by: Kaitlin Hartley
Groceries and housing have two things in common: we can’t live without them, and their prices are all skyrocketing. Inflation is now at 5.7% in Canada, the highest it has been in decades.
According to Statistics Canada’s Consumer Price Index, the cost of just living in a house is rising faster than it has in nearly three decades. Tensions with Russia have caused gas prices to rise over thirty percent compared to last February, and our grocery bills haven’t been this high since 2009.
While the cost of living has increased, so has the creativity of Canadians. Here are some of the ways Canadians have been able to save a few dollars:
Grocery shopping with coupons, a plan, and a budget.
Cutting out coupons from the back of flyers may not be what you imagined yourself doing on a Sunday morning before your weekly grocery shop, but it has its benefits. Looking for the best deal on foods and bulk buying them is a great way to save a few dollars.
Kim Spicer, who lives in Thunder Bay, says, “I buy any meat frozen and in bulk – that way it lasts longer and is much cheaper that way.”
Meal planning and prepping for the week ahead also allows you to walk in with a plan for what you need without worrying about going over budget. This will also help with food waste, as you should be buying exactly what you need for the week ahead rather than sporadically shopping and ending up with either too much or too few items.
Or, skip the grocery shopping (for some items) altogether. Maureen O’Connell from Innisfil has chosen gardening and canning rather than paying the higher prices for vegetables.
“I can my own pickles and some veggies. I put in a bigger garden and started many veggies from seeds so my canning will be bigger this year.”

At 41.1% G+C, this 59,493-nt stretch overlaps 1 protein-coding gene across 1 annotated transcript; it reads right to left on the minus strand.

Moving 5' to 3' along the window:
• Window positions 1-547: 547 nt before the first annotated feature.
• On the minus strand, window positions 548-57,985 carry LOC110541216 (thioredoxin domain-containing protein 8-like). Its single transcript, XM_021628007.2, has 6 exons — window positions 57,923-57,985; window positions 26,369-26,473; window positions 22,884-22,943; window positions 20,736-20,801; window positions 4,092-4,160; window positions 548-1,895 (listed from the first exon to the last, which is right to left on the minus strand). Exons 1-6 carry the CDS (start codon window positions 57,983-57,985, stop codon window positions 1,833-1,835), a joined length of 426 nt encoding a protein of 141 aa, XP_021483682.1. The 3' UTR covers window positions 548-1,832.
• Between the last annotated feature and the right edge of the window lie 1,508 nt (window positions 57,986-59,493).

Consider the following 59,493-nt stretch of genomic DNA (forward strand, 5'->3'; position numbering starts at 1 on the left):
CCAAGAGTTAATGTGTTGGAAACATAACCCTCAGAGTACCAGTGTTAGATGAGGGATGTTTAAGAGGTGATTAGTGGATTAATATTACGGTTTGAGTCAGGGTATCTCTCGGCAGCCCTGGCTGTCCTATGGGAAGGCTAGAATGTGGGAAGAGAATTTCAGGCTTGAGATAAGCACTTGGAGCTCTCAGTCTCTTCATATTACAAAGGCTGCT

But in Canada, you can’t grow your own produce year-round. Using apps like Flashfood can also help save money on grocery bills by finding deals in supermarkets nearby. The app works with grocery store chains such as Zehrs, No Frills and Loblaws, and allows the user to find whatever products there are looking for at the cheapest possible price. Then you can pay through the app, go to the store, and pick up your (discounted) items from the ‘Flashfood zone’.
Avoiding eating out.
While many don’t consider grabbing their morning coffee on the way to work ‘eating out’, avoiding it can help save in the long run.
The average large coffee from Tim Hortons costs just over two dollars. Two dollars every morning, Monday to Friday, costs up to $10 a week. That adds up to about $40 a month, and then up to $480 a year. Compared to the canister of coffee that can be bought at the store for around $10 and can last for one person 3-4 weeks (depending on how much coffee each individual drinks), bringing your own brew would save money.
Avoiding take-out and eating at restaurants can have huge savings, too. Restaurants on average markup their food by 300%, and at the end of the night with drinks and tips, it can cost much more than cooking at home.
Sarah Beades, who recently moved from the GTA to Vancouver, says that taking lunch whenever she goes out avoids having to stop for food on the road or sitting down to eat at a restaurant has helped to save her and her husband hundreds of dollars, and it’s been a healthier option for them.
Navigating higher gas prices.
There are a variety of points systems that help consumers save money; PC Optimum points allow you to collect points at Esso gas stations which, once you collect enough points, allows you to redeem and save money on purchases like groceries. If you are a CAA Member, you can save 3 cents per litre when you fill up at a Shell gas station. Costco members get more benefits than paying less for groceries; they all get the option to pay less for gas.
There are also apps to help consumers find the lowest prices in their area. Gasbuddy is a free app that shows you where the least expensive gas is in your area.
According to Canadadrives.ca, removing the heavy items from your car can help your car burn less gas, as the engine will work harder when there are heavy items weighing it down. Rolling down your windows rather than blasting the A/C can also help to conserve gas, and keep the warm-up time and idling short (as hard as that is in the colder months).
In the long-term, considering switching to hybrids or electric cars can be the ultimate way to save on the inflating gas prices.